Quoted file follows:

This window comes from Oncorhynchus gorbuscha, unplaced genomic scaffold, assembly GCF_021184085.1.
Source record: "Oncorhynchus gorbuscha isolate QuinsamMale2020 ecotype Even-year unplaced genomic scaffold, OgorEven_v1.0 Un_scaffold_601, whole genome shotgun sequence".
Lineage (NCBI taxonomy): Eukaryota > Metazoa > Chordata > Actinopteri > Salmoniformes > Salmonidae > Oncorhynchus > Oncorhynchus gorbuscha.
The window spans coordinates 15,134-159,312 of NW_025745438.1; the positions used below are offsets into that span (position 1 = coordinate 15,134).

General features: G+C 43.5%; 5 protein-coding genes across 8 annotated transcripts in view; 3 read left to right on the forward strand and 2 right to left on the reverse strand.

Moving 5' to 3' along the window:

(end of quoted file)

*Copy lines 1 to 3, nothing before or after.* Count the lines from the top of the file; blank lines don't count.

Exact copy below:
This window comes from Oncorhynchus gorbuscha, unplaced genomic scaffold, assembly GCF_021184085.1.
Source record: "Oncorhynchus gorbuscha isolate QuinsamMale2020 ecotype Even-year unplaced genomic scaffold, OgorEven_v1.0 Un_scaffold_601, whole genome shotgun sequence".
Lineage (NCBI taxonomy): Eukaryota > Metazoa > Chordata > Actinopteri > Salmoniformes > Salmonidae > Oncorhynchus > Oncorhynchus gorbuscha.